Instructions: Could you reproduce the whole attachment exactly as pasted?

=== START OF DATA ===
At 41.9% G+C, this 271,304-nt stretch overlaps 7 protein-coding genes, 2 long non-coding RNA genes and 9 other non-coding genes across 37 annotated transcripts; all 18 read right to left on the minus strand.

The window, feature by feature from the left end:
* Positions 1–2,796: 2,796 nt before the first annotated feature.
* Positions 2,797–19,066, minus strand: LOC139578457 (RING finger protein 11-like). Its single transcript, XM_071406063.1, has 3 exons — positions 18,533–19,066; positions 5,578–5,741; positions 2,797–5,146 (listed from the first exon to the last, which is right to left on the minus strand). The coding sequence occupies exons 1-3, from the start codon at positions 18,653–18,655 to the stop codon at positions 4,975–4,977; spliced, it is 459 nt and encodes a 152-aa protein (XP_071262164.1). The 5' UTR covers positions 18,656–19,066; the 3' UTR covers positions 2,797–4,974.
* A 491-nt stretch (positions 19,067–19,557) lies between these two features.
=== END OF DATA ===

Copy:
At 41.9% G+C, this 271,304-nt stretch overlaps 7 protein-coding genes, 2 long non-coding RNA genes and 9 other non-coding genes across 37 annotated transcripts; all 18 read right to left on the minus strand.

The window, feature by feature from the left end:
* Positions 1–2,796: 2,796 nt before the first annotated feature.
* Positions 2,797–19,066, minus strand: LOC139578457 (RING finger protein 11-like). Its single transcript, XM_071406063.1, has 3 exons — positions 18,533–19,066; positions 5,578–5,741; positions 2,797–5,146 (listed from the first exon to the last, which is right to left on the minus strand). The coding sequence occupies exons 1-3, from the start codon at positions 18,653–18,655 to the stop codon at positions 4,975–4,977; spliced, it is 459 nt and encodes a 152-aa protein (XP_071262164.1). The 5' UTR covers positions 18,656–19,066; the 3' UTR covers positions 2,797–4,974.
* A 491-nt stretch (positions 19,067–19,557) lies between these two features.